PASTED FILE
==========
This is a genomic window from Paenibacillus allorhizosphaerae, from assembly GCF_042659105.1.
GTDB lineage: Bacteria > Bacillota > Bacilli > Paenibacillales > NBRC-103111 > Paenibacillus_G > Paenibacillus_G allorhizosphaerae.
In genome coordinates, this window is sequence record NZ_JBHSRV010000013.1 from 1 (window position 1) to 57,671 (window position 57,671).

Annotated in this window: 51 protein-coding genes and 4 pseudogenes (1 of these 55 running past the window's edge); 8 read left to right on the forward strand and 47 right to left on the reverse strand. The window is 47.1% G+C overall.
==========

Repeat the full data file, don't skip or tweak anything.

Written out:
This is a genomic window from Paenibacillus allorhizosphaerae, from assembly GCF_042659105.1.
GTDB lineage: Bacteria > Bacillota > Bacilli > Paenibacillales > NBRC-103111 > Paenibacillus_G > Paenibacillus_G allorhizosphaerae.
In genome coordinates, this window is sequence record NZ_JBHSRV010000013.1 from 1 (window position 1) to 57,671 (window position 57,671).

Annotated in this window: 51 protein-coding genes and 4 pseudogenes (1 of these 55 running past the window's edge); 8 read left to right on the forward strand and 47 right to left on the reverse strand. The window is 47.1% G+C overall.